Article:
What after Bennett Government's Collapse?

Jun 22, 2022 01:34 pm

Situation Report by PALM Strategic
The Israeli occupation government announced Monday to resolve itself after the governmental coalition had failed to maintain its majority in the Knesset. This decision came after Nir Orbakh, the Knesset member in Yamina Party, approved his withdrawal from the coalition, ending any attempts to revive this government at all levels and giving the opportunity to Yair Lapid to become the caretaker prime minister until the 5th election takes place; it is supposed to held after 90 days; on October 25. 

 

The announcement of PM Naftali Bennet and Yair Lapid comes in anticipation of a project draft submitted by the Likud to fall down the government next week. This indicates Bennett's government's realization of its inevitable fate, and reflects its failure to extend one of the most important laws of Zionist sovereignty in the occupied lands in West Bank.

 

The announcement of the disintegration of the Government was accompanied by frustration among the constituent components of the coalition, as Gideon Saar, leader of the New Hope Party, saw the reason for the Government's downfall as "The irresponsibility of some members of the coalition", while Benny Gantz considered that the biggest loss was being drawn into a record fifth election, while coalition leaders, primarily Israel Party leader Avigdor Lieberman, insisted on the need to commit to the goal to prevent Netanyahu from being able to form a new government and re-enter the political landscape.

 

The decision to dismantle the government comes at a very sensitive time; in light of escalating tensions with Iran, the selection of a new chief of staff for the Israeli military, and the United States' pursuit to build a strategic defense coalition in the Middle East region, so the Israeli occupation forms an important part of its composition.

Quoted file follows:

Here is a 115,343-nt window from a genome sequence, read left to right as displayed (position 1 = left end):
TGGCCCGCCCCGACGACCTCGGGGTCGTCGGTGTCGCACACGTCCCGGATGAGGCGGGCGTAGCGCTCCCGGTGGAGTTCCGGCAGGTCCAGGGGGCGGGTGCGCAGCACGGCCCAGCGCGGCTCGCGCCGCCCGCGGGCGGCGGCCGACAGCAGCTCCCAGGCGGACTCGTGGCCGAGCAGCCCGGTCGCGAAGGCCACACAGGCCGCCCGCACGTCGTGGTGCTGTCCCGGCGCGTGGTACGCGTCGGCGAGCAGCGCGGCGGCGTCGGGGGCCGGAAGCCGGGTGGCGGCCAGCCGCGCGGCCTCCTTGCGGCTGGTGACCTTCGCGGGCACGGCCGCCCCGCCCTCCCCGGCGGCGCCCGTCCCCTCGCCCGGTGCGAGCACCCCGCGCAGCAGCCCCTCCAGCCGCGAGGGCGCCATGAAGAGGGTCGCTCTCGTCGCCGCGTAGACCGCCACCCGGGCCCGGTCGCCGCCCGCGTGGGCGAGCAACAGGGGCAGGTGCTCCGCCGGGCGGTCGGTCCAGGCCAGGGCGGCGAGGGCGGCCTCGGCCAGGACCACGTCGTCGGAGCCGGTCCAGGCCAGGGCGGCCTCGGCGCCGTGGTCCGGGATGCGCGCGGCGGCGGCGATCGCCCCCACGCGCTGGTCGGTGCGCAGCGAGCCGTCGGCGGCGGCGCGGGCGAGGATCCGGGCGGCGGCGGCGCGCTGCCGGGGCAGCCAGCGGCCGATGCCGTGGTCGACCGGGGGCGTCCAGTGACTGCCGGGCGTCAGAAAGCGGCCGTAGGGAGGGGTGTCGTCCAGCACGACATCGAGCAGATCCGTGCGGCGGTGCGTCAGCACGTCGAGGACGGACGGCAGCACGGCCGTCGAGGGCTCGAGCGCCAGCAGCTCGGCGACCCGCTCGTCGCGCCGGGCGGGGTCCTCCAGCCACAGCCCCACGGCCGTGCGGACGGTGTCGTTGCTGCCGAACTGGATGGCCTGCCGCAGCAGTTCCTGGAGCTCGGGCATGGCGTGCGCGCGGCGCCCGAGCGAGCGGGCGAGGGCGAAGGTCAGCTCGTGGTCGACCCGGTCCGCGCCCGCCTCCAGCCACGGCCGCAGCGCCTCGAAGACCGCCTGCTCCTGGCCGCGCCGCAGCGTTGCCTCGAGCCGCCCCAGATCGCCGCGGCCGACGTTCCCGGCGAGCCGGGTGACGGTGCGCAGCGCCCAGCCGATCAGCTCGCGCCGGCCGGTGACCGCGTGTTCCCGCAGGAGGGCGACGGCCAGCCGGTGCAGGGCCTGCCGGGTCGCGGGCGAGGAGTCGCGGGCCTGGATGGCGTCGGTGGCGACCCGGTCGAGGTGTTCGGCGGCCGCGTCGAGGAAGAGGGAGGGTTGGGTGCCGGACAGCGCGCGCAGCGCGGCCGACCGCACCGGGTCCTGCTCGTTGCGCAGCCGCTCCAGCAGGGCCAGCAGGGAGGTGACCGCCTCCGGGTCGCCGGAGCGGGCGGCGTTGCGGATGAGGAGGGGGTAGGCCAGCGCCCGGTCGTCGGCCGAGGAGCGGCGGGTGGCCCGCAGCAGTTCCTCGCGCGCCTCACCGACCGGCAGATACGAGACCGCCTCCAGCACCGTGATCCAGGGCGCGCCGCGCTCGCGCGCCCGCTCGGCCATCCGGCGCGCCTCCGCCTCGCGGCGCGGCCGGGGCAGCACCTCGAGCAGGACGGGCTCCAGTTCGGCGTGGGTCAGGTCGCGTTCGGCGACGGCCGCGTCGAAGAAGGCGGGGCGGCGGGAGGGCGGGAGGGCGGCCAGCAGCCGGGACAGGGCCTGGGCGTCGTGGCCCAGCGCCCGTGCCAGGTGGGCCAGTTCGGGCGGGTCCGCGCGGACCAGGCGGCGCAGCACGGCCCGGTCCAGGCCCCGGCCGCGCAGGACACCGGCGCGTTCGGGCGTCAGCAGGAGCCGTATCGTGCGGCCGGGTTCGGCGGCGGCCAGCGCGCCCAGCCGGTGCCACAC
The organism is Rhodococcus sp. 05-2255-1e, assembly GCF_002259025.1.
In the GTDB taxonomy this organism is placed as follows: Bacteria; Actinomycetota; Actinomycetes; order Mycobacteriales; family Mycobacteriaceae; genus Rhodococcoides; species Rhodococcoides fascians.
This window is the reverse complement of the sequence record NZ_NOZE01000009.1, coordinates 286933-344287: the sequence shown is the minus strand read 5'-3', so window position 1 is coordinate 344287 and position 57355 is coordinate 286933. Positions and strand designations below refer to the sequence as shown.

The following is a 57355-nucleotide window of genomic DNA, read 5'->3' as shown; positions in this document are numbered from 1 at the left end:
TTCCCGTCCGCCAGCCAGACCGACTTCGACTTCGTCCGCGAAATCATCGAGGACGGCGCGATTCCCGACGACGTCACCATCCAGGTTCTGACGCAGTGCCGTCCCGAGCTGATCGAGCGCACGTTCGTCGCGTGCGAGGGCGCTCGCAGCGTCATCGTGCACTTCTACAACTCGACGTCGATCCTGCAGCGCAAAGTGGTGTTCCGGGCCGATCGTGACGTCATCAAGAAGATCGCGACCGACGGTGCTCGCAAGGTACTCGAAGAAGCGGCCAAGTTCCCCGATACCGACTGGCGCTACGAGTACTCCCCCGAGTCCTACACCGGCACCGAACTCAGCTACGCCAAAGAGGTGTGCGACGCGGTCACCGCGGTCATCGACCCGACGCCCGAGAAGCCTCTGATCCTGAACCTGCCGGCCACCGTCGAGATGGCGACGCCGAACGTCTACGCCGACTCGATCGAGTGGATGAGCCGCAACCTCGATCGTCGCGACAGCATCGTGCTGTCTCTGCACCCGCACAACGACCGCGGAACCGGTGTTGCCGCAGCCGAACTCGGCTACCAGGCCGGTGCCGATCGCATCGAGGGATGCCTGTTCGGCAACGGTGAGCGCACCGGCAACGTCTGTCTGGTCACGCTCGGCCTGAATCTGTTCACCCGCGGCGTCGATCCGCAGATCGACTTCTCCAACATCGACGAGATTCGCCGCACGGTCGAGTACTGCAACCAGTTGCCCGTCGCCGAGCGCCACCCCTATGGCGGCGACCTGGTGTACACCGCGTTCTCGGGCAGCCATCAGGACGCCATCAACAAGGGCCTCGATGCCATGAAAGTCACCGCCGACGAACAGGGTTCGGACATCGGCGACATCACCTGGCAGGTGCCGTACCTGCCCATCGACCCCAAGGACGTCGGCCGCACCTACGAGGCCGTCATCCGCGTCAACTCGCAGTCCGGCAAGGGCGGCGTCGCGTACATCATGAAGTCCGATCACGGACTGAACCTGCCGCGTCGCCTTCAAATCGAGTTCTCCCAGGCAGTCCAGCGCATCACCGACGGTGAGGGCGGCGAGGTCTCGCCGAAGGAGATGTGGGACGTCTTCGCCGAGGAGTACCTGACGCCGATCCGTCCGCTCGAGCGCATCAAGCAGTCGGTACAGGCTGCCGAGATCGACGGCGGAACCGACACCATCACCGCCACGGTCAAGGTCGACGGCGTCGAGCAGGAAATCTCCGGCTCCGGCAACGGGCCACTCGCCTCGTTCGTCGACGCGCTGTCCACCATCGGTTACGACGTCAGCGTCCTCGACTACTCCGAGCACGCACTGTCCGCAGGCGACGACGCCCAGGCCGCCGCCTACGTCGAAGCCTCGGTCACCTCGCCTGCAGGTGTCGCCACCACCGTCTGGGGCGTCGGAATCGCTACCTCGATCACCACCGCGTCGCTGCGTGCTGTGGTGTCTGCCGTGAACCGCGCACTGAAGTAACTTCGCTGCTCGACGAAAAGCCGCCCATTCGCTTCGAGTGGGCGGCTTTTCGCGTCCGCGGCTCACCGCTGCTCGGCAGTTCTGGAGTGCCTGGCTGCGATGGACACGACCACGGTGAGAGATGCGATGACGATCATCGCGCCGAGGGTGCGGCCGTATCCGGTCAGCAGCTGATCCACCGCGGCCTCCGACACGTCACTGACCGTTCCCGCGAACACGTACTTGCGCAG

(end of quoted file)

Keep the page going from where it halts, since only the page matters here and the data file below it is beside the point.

Analysis and Insight of the Scene
• The fall of the thirty-sixth Israeli Government is an inevitable and foreseeable fate, which the occupation leaders have sought to delay as much as possible in the event of a sharp disparity between the components of this Government's coalition.
• The disintegration of the Israeli government comes at a very critical time, which will increase the internal occupation crises and the inability of the business government to make major decisions such as passing the budget, making peace and war decisions with expanded powers, or selecting and entrusting leaders and staff of the entity's top positions.
• The dismantling of the government is an introduction to a new state of convulsion in Israel's electoral scene, with election polls indicating that no camp can settle the upcoming elections despite Likud's nearly 36-seat preference. 
• Likud leader Benjamin Netanyahu is racing time to influence the leaders of the government's coalition parties to ensure his return to the political scene and his ability to form a government even alternately and with broad concessions.

 

Possible Scenarios: based on the abovementioned analysis and reading of the scene, following is the possible scenarios:

 

1. Completion of the procedures for dismantling Bennett's government, its continuation as a business government led by Yair Lapid, and going to a fifth parliamentary election in less than four years. This scenario reinforces Netanyahu's Likud's inability to resolve the formation of a government at present without dissolving the Knesset, and Bennett's loss of confidence in coalition members who hold them directly responsible for its failure.
2. Netanyahu's ability to influence one of the coalition's constituent parties and restore him to the right-wing camp, such as his attempts to influence Benny Gantz, Gideon Sa'ar or even Naftali Bennett, and to offer him the idea of rotation. This scenario, even if possible to occur, is weak under coalition leaders' insistence to prevent Netanyahu from returning to the front of Israel's political scene.


In general, the previous scenarios remain present with the comparative advantage of the first scenario, in light of the intensification of polarization and political attractiveness and the indecisiveness of the forthcoming elections or the ability to form a stable government within the current Knesset.